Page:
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No 29/Autumn 2003


Contents

Scrapbook: photo of Lord Tweedsmuir at an Alberta agricultural fair, and photograph of a map on display at Haig's headquarters in the First World War

Science and the state. An address given by his Excellency the Governor-General, Lord Tweedsmuir, at the University of British Columbia, March 1939

The Busy B's: poem by Charles Graves, 1915

John Buchan and the Cotswolds, by Douglas Hurd [speech at John Buchan Society Annual Dinner 2003]

John Buchan and the National Archives of Scotland, by Donald M Abbott

Images of Africa and Africans in the fiction of John Buchan, by Olivia Coyle

Pipe, book and clipers: How a picture in the John Buchan Journal became the starting point for a lengthy quest, by Jim Robertson

Adapting John Buchan: A conversation with Richard Broke

Book News

Running in the family Library edition [sale of Buchan's own copy of Churchill's The World Crisis] Buchan as dedicatee Classical Buchan

Notes and Queries

Prescience of Buchan Yes, but which Thirty-Nine? TV Version of John McNab One of his readers Inspired to spy Powers of invention Show it, and they will come Buchan the Secret-Keeper Gnome fans


Sample

Adapting John Buchan
A conversation with Richard Broke


I was the script editor for the TV version of The Three Hostages. I had hatched an ambitious idea for doing six separate inter-war thrillers, by six different writers, taking the 'British Hero' from the smoke of battle in the Great War into the second war. We would have stopped there, but the theory was that, had we continued, the 'British Hero' would have eventually become James Bond. The writers we were looking at were John Buchan, Dornford Yates, 'Sapper', Sax Rohmer, E. Phillips Oppenheim, Edgar Wallace, Sydney Horler and probably others whose names I have forgotten. It was to be as much about paranoia as anything else, since the writers reflected the perceived bogeymen of the time: Asians (still called 'the Yellow Peril' in the 1950s when I was a child), Germans (always called the Boche or the Hun), mysterious Middle Easterns (how topical - a colleague said the other day that Osama Bin Laden was a pure Buchan villain), Russians, and (sad to say this) the Jews.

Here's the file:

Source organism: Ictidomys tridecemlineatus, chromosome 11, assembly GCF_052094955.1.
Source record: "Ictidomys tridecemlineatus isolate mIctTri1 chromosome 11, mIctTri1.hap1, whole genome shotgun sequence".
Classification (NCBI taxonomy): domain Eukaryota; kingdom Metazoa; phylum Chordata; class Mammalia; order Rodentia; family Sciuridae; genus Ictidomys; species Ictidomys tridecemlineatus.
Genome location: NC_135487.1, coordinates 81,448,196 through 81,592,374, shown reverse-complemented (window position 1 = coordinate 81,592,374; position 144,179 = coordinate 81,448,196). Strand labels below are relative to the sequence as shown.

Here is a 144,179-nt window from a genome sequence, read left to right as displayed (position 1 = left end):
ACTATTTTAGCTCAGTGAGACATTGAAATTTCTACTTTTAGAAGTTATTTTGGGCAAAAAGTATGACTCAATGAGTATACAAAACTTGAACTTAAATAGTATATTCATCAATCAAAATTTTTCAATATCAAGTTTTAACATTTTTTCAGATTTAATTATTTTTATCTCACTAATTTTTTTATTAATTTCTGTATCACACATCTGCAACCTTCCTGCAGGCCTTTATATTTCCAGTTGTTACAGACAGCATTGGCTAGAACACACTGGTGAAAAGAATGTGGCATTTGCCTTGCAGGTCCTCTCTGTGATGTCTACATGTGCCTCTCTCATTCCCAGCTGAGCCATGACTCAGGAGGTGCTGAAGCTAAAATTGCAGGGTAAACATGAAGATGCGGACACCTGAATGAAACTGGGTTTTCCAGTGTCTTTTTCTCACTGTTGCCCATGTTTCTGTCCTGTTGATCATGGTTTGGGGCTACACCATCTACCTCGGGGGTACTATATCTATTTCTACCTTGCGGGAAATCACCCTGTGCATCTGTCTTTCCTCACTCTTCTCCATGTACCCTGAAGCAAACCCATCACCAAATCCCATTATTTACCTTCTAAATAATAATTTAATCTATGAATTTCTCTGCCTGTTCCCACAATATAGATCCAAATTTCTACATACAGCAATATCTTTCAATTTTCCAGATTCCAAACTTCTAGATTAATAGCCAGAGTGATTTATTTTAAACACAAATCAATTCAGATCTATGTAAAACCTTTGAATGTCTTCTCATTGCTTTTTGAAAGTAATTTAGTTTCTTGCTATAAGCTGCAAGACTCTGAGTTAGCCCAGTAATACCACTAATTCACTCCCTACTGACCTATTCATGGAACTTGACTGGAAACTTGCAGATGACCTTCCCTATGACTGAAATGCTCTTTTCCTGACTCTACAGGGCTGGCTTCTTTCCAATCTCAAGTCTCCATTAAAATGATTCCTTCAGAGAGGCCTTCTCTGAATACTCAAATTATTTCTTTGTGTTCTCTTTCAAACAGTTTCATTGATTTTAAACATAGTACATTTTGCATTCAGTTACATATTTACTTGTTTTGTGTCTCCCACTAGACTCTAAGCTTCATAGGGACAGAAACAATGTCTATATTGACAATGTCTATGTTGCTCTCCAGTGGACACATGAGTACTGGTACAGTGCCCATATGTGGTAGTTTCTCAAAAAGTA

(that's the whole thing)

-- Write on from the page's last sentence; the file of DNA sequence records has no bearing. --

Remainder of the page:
In 1975 I took this idea to my boss at the BBC. The whole idea was far too expensive, so we ended up doing just three of the six. The idea behind it was never unveiled, as it means nothing when you only do three. Buchan, Dornford Yates and Geoffrey Household were the three survivors.


Images of Africa and Africans in the fiction of John Buchan
Olivia Coyle


The education reforms of 1870 dramatically improved literacy in Britain and extended the readership of adventure publications. Some journals claimed a circulation of more than one million a week (Mackenzie 1994, 206). The activities in Africa of explorers such as Livingstone, and the discovery of diamonds in South Africa in 1867 whetted the British appetite for stories about Africa (McClintock 1990, 97). British military adventures against the Zulus and Boers, devoured as newspaper reports (Eldridge 1996, 67), and scientific works, such as Darwin's Origin of Species, meant that Africa was a topic of avid public debate. John Buchan wrote non-fiction about Africa, such as The African Colony (1903) which discussed the African peoples as well the political problems, and his imperial treatise, A Lodge in the Wilderness (1906). During this period of high imperialism, what could British people discern from Buchan's portrayals in his fiction of Africa and Africans?


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